Bustles, bows, and murder.
Bros, let me start this review out this way – if you are a mystery fan, you should pick up Lizzie Newton, because it is extremely good. Yes, yes – even if you are a big-ass weeaboo who makes faces about manhwa normally (and I myself rarely like manhwa that is published in North America), because this is one of those rare birds of the anime/manga/manhwa universe that does mystery right.
Lizzie Newton is about a young woman named, shocker!, Elizabeth Newton, who lives in Victorian-era England. Lizzie is a member of the aristocracy who writes murder mysteries that are published under a male pseudonym, and she chafes against the gender conventions of her time. Her father has somewhat recently passed away, and she is (apparently) engaged to the family steward, who left his post as a young star barrister to work for the Newton family, a fact that is shocking to a few people within the story (as it would be in real life). However, Lizzie finds the steward, Edwin White, pretty dull and has zero interest in him romantically, even as her peers laud him. I’m sure she’ll come around by the end, though. In the other corner is a police Inspector (of whom, unfortunately, I either don’t recall the name or it wasn’t mentioned! I’ve paged through several times and failed to find a name given for him), who is initially dismissive of Lizzie and who is extremely disdainful of women in general, although he is intrigued by both Lizzie and Edwin by the end – he may end up being a romantic rival, but perhaps he won’t.
Anyway, it all starts off with a classic locked-room mystery, as a man apparently commits suicide while Lizzie is visiting the house where the murder takes place. Lizzie throws everyone off by walking right into the room and poking her finger into the bullet-wound, before declaring that its not a suicide, but a murder. The police basically tell her she’s just being hysterical, and brush her off, much to her annoyance. The story more or less plays out from there.
You know, I mention the last bit in part because Lizzie Newton actually is pretty up-front about how deeply misogynistic Victorian society was. The Inspector complains about women a lot, in particular sniping at women’s concerns about looking pretty and beautiful when in public, a move that is especially pernicious since he is criticizing something that was actively encouraged in women (and still is!). Basically, he’s sniffing in disgust at something that women had to be good at in order to survive in their society, something we still see pretty commonly in Western societies (think of general attitudes about modern women being concerned with make-up, clothes, shoes, hair, etc. – all things that, if a woman doesn’t pay “enough” attention to, women are maligned on; consider the news reports every so often of women in places like the U.S. and England being fired from their jobs for refusing to wear make-up and high heels). Thankfully, when Lizzie shows him up, it isn’t treated like it sometimes is in shoujo manga, i.e. that the heroine is the sparkling exception; instead, Lizzie pointedly tells the Inspector that he’s generalizing women as a whole, and brings up a real-life example of a woman (Countess Ada Lovelace) who used logic* to advance technology. And this is all done without being preachy, as Lizzie’s character to this point has been pretty vocal about loathing how she isn’t taken seriously because she is a woman.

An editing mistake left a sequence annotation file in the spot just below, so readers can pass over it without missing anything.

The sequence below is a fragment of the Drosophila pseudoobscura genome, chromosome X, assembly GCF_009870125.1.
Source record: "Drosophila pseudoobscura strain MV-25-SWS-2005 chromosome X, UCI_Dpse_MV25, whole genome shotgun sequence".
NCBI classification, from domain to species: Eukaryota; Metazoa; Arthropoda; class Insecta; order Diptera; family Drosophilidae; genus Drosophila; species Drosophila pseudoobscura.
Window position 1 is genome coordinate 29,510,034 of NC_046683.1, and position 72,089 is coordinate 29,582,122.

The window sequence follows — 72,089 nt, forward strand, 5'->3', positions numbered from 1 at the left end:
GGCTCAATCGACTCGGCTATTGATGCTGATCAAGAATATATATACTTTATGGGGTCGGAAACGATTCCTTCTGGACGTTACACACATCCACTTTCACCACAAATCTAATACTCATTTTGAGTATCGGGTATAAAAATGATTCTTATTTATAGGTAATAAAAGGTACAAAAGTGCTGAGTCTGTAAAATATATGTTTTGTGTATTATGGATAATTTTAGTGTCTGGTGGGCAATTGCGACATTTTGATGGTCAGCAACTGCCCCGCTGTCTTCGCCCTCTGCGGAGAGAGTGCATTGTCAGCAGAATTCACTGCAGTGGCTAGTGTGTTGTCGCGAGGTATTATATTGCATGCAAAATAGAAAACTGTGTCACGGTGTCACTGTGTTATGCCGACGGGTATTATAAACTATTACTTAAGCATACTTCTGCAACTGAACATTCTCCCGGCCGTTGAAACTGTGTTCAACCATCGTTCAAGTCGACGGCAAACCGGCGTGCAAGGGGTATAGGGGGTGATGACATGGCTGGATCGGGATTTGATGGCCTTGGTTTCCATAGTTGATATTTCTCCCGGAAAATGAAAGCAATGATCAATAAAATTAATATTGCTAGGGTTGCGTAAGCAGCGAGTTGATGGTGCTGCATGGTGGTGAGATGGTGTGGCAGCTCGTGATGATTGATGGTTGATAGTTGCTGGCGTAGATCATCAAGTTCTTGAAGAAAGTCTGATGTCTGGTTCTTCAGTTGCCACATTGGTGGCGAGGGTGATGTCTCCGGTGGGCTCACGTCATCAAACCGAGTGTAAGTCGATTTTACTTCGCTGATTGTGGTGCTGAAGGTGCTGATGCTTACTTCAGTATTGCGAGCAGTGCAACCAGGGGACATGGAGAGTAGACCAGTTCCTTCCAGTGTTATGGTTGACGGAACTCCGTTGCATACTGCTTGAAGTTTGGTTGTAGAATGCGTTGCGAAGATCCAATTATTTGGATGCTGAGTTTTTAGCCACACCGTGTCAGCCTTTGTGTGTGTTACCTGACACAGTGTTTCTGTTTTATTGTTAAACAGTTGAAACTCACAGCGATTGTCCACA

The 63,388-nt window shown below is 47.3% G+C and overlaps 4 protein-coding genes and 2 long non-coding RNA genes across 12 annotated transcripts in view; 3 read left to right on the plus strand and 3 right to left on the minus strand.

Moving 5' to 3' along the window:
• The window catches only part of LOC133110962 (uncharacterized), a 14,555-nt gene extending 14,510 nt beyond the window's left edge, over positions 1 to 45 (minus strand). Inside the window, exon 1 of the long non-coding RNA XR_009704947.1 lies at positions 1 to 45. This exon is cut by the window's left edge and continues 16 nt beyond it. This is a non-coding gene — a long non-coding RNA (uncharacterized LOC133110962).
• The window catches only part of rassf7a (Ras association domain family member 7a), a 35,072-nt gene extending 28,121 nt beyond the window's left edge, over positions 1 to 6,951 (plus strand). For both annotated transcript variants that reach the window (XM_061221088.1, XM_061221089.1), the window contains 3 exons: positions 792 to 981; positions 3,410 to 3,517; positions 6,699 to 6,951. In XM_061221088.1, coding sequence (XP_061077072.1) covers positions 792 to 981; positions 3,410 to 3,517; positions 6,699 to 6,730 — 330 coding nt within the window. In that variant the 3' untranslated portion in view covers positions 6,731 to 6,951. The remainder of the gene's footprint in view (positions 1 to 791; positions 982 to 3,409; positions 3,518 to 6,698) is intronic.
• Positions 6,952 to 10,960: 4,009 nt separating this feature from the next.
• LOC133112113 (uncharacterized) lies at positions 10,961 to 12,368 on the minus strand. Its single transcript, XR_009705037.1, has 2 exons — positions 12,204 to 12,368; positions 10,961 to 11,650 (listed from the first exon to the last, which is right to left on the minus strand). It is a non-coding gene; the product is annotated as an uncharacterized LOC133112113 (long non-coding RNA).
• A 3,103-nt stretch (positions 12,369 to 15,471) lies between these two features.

I suppose, though, that at this point one is wondering what’s so great about the mystery. Lizzie Newton takes an approach that is a bit old school, as the reader couldn’t possibly work out the solution themselves. Instead, its a more “flashback”-type approach, as Lizzie and Edwin gather up evidence and then present it to each other and to the Inspector. In fact, when the solution comes, the reader will realize that Knox’s Ten Commandments have been violated. This should be frustrating, but it really isn’t – its interesting enough to watch Lizzie explain, step-by-step, why she knew it was a murder, and how they worked out who committed the murder. There is also a dash of 19th century forensics thrown in, a nice touch to the affair, as it doesn’t overwhelm the rest of the process; I honestly prefer older murder mysteries to more recent ones since many newer ones let the forensics hijack the entire story. Yes, forensics is fascinating… but I think its much more interesting to watch the forensics support the solving process rather than supplant it.
Seven Seas does a great job with this release – they seem to be one of the few publishers these days who manages to go an entire volume sans typos (Tokyopop was awful on this front at the end, and Yen is frequently terrible in their more recent releases – one of the latter volumes of Spiral had five typos, which may not seem like much, but is pretty absurd for a professional publication) (of course, this ties in with the race to the bottom on compensation to translators…!). The pages themselves are crisp, the cover and pages have not been poorly-cut (something else that plagued Tokyopop at the end). I do think the MSRPt is slightly high ($11.99 where $10.99 seems more appropriate), but it isn’t shocking given that Seven Seas is a pretty small publisher.
So if you’re a fan of murder mysteries, and you found Young Miss Holmes (another Seven Seas license) not exactly to your tastes, you’d do well to pick up Lizzie Newton. And if you’re still hedging on it, Seven Seas has a pretty hefty preview of it available – right now it covers the first 125 pages. If you like it, though, buy it! After all, if you like it, you want them to keep releasing it!